There are lots of old bits of boats but the only intact boat older than Bonita in the museum seems to be HMS Gannet, a gunboat of 1878. She's of particular interest as she is a very rare composite built ship (wood planking on iron frames - like the Cutty Sark). Composite construction gives a strong and fast ship but often of limited life due to rusting of the frames. The Gannet's six inch thick teak planking, which was readily available then would be almost impossible to find in any quantity today.

Far from being an intact ship, but under the floor of one of the museum buildings they have found some huge baulks of wood that apparently were salvaged and reused when HMS Namur was broken up. Built in 1756, so older than the Victory, the Namur took part in many battles including the Battle of Quiberon Bay in 1759. In many ways a more remarkable piece of seamanship than Trafalgar, this was fought on a rocky lee shore in an onshore gale in fading light on a November evening. The battle resulted in a British victory that removed the threat of a French invasion.





                               The Kent, an 880 hp diesel tug built in 1948 leaving
                                 Chatham marina where she is usually berthed


                                                       Pretty Penny in the Medway













Tuesday, 23 May 2017

Bob's your uncle

Bonita is now starting on her 130th season.  In 1888, Queen Victoria had been on the throne for more than 50 years. Jack the Ripper was on the rampage in Whitechapel.  The prime minister was Robert Cecil, the Marquess of Salisbury. He was prime minister three times- taking over the leadership of the Conservatives after Disraeli's death - but is little remembered now.  Notably, as prime minister he once appointed his nephew to a very senior government position. There was surprise and comment as there were plenty of more qualified and more experienced candidates available outside his immediate family.

This gave rise to the phrase  'Bob's your uncle'  to mark the happy occasion when things have turned out perhaps better than might have been expected.  No doubt the Marquess would be dismayed that this might be the most durable legacy of his long political career.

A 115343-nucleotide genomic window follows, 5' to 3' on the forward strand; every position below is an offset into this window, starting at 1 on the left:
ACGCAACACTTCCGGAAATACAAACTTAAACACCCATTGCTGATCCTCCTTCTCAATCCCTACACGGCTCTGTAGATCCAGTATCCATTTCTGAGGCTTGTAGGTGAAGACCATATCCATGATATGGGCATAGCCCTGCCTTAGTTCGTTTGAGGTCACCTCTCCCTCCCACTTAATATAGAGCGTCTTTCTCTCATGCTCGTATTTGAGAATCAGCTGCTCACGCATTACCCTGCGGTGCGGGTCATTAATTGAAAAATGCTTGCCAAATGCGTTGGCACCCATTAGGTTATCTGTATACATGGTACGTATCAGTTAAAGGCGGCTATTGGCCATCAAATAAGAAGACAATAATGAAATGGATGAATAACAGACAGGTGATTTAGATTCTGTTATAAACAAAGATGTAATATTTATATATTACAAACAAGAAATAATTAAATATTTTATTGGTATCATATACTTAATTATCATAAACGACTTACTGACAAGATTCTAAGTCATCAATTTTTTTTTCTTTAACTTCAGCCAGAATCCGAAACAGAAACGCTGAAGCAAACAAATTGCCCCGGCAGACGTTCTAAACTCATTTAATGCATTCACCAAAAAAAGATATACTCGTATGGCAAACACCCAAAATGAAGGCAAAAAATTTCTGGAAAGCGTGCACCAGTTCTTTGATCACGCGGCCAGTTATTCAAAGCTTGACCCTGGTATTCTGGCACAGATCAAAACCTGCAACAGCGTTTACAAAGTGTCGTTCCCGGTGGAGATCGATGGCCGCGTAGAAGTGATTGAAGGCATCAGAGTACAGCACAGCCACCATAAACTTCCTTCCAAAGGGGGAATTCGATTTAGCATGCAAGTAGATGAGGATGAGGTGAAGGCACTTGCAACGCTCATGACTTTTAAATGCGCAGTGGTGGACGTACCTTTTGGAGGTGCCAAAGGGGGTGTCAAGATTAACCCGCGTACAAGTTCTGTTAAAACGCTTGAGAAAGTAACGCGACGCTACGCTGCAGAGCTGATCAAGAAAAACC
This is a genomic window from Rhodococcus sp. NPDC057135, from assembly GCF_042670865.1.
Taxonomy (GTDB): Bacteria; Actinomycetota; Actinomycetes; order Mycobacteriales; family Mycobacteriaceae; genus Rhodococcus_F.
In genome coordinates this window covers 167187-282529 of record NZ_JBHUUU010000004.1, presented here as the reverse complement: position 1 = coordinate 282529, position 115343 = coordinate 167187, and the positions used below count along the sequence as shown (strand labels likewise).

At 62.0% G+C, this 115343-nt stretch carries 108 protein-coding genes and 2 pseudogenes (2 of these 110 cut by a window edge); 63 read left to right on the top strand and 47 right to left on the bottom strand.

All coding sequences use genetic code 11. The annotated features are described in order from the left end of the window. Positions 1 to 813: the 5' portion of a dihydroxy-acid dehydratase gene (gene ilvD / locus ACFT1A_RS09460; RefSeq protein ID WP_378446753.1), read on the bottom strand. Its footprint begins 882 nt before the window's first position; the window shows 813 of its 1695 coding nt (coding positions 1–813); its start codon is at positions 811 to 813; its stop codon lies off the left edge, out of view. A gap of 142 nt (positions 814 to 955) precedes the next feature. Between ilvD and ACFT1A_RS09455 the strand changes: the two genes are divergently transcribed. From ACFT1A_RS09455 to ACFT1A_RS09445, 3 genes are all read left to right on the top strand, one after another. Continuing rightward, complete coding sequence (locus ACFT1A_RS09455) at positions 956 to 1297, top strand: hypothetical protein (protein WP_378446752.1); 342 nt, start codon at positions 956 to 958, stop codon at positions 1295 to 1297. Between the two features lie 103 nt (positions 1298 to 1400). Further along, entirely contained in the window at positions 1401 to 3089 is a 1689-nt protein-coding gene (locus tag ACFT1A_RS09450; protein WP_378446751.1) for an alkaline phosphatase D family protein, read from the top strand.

We had an inaugural sail yesterday out into the Thames estuary and back in light winds to make sure all the gear had been set up right.  Poor Bonita is still waiting for her topsides to be painted and for her antifouling, but it should get done before too long.


                                                       The 'new' anchor winch

The picture shows Bonita's anchor winch. This is not original: at first she had a traditional handspike windlass as can often be seen on fishing smacks. It was slow and took up a lot of space on the foredeck.

During WWII my father was at one time in charge of an army engineering workshop. Some trainee welders needed an exercise in fabricating a complex steel structure from engineering drawings, so Dad produced a suitable design to test their skills. Once completed, the army had no further use for it and the winch found a more permanent home bolted down on Bonita's foredeck. It is an immensely robust piece of kit. Occasionally we take it off and dismantle it to get the pieces re-galvanised, last done in 2001.

And what is planed for this seasons sailing? Its difficult to do a major trip every year and I have not bought any more charts of foreign parts. Among the blogging  East Coast Old Gaffers, Robinetta and Bonify are setting out on major voyages. This year we hope to fit in some sailing in home waters.

Wednesday, 5 April 2017

The Classic Boat awards 2017